Thriving Through Menopause: Your Guide to Pelvic Health

Menopause is an extraordinary life chapter, marked by a cascade of hormonal shifts that can influence various aspects of a woman’s well-being. While many are familiar with common menopausal symptoms like hot flashes and mood swings, fewer are privy to the potential implications for pelvic health. Menopause can give rise to several pelvic floor issues that significantly impact a woman’s quality of life. In this blog post, we’ll unravel these intricacies and explore strategies for enhancing and revitalizing your pelvic health during this transformative phase of life.

Understanding Menopause: A New Beginning

Menopause is the transition that occurs when oestrogen and progesterone levels decline, marking the cessation of a woman’s ovarian function. It is officially declared when a woman has not menstruated for 12 consecutive months. On average, it tends to manifest most frequently between ages 45 and 55, with a mean age of around 51.

Navigating Pelvic Floor Challenges in Menopause

  • Urinary Incontinence: Menopause heightens the susceptibility to stress urinary incontinence (SUI) and urge incontinence. SUI leads to unwelcome urine leaks during activities such as laughing, sneezing, or physical exertion, while urge incontinence is characterized by an abrupt, urgent need to urinate.
  • Vaginal Dryness: Plummeting oestrogen levels can culminate in vaginal dryness and the thinning of vaginal walls. This, in turn, triggers discomfort, pain during sexual intercourse (dyspareunia), and an elevated risk of vaginal infections.
  • Pelvic Organ Prolapse: The menopausal phase can weaken the pelvic floor muscles and connective tissues, potentially resulting in pelvic organ prolapse (POP). POP occurs when pelvic organs like the uterus, bladder, or rectum descend into the vaginal canal, prompting feelings of discomfort and pressure.
  • Pelvic Pain: Some women may grapple with pelvic pain or discomfort during menopause, often attributable to pelvic floor muscle tension, fluctuations in muscle tone, or other contributing factors.
  • Sexual Dysfunction: Vaginal dryness and discomfort can contribute to sexual dysfunction, encompassing pain during sexual activity, reduced libido, and challenges in achieving orgasm.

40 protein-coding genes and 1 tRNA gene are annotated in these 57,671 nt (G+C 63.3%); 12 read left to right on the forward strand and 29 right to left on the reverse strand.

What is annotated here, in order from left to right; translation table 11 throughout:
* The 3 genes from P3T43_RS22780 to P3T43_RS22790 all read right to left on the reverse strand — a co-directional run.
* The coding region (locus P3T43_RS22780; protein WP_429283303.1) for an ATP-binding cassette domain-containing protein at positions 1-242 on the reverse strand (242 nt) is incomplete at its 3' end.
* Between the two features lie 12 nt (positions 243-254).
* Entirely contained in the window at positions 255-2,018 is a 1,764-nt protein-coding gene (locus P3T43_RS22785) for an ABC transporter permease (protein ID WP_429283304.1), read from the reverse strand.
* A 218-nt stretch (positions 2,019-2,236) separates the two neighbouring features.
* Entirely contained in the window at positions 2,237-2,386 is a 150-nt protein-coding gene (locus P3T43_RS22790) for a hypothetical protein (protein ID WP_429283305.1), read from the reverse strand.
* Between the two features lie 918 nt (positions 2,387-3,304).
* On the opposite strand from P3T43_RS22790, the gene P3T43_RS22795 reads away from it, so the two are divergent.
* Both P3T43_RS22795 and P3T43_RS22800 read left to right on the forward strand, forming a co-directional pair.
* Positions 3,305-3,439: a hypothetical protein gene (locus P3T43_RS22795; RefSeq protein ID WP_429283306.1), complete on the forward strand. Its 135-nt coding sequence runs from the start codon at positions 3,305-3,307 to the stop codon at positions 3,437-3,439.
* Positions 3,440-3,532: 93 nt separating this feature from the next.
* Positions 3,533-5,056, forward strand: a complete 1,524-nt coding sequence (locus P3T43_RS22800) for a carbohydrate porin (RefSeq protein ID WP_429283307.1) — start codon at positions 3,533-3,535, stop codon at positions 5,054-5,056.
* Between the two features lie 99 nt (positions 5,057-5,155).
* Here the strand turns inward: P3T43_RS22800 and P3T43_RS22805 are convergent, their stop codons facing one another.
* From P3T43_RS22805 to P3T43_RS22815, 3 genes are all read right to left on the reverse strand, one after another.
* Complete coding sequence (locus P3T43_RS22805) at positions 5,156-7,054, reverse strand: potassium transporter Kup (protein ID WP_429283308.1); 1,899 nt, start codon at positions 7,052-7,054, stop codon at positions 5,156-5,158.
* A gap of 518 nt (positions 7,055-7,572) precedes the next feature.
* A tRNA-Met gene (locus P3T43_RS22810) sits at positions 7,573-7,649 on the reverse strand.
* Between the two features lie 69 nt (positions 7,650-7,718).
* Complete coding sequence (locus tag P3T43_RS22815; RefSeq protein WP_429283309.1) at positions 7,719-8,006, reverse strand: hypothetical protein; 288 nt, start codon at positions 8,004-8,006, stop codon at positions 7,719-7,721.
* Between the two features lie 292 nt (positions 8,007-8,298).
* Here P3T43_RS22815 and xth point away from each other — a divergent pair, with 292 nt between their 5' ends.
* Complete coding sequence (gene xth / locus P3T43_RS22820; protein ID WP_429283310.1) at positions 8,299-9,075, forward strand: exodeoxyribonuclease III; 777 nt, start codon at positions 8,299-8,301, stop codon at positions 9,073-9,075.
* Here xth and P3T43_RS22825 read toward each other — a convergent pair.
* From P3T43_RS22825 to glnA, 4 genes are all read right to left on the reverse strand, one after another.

• Bowel Irregularities: Menopause can influence bowel function, manifesting as symptoms like constipation, faecal incontinence, or difficulties in bowel evacuation.
  • Frequent Urination: Variations in oestrogen levels can lead to increased urinary frequency, potentially disrupting sleep, and daily routines.
  • Weight Management: Hormonal adjustments during menopause, compounded by decreased physical activity, can lead to weight gain, exerting additional strain on the pelvic floor.
  • Bone Health: Weakened pelvic floor muscles, integral components of your core, can have repercussions on posture and pelvic stability. This may increase the risk of falls and fractures, particularly among postmenopausal women.
  • Emotional Impact: Coping with pelvic floor issues during menopause can have far-reaching emotional and psychological consequences, including anxiety, depression, and a palpable effect on overall quality of life.

Embarking on Your Pelvic Health Journey 

Women’s Health Physiotherapists are your trusted allies in embracing menopause with confidence and vitality. Here’s how we can chart your course to a fulfilling pelvic health journey:

1. Personalized Assessment: The first step in your journey to conquering menopause is a comprehensive assessment by a Women’s Health Physiotherapist. We delve deep into understanding your unique pelvic floor needs.

2. Knowledge Is Empowerment Women’s Health Physiotherapists equip you with invaluable insights into how menopause influences your pelvic health. This will help you to confront these issues effectively.

3. Pelvic Floor Exercises: Cultivating Strength Within Pelvic floor exercises are the bedrock of pelvic health during menopause. Women’s Health Physiotherapists will teach you how to do pelvic floor exercises correctly. Regular practice can improve muscle tone, control over bladder and bowel functions, and enhance your overall well-being.

4. Manual Therapy: Alleviating Tension Hands-On Manual can offer respite from tension and discomfort within the pelvic floor muscles, often a primary culprit for sexual pain.

5. Behavioural Strategies: Women’s Health Physiotherapists collaborate with you to craft behavioural strategies to improve bladder and bowel control

6. Prolapse Management: Pelvic organ prolapse is a prevalent concern during menopause, often accompanied by sensations of heaviness and pressure in the vaginal area. Women’s Health Physiotherapists are trained to deliver solutions such as pessary fitting to provide support for your pelvic organs.

7. Better Sexual Health: Women’s Health Physiotherapists can assist you in addressing issues like vaginal dryness (including recommendations for vaginal moisturizers and lubes) and facilitating discussions with your healthcare provider about topical oestrogen creams. We’ll teach you how to use dilators and pelvic wands to increase blood flow to vaginal tissue and alleviate discomfort during sexual activity.

8. Bone and Muscle Health: Sustaining Strength Preserving bone and muscle health is of paramount importance during menopause. Physiotherapists are well-equipped to guide you in integrating exercises that stave off osteoporosis and promote the preservation of healthy muscle mass. Research underscores the benefits for postmenopausal women who engage in a comprehensive exercise program, including sustaining a healthy body, optimal bone density levels, and robust mental health.

Remember, this is your time to shine! Consult a women’s health physiotherapist, and together, we’ll conquer menopause with confidence!

Mariola Stypulkowska

Women`s Health Physiotherapist

MNÁ Physiotherapy at BodyMed Clinic


Clothing Checkbox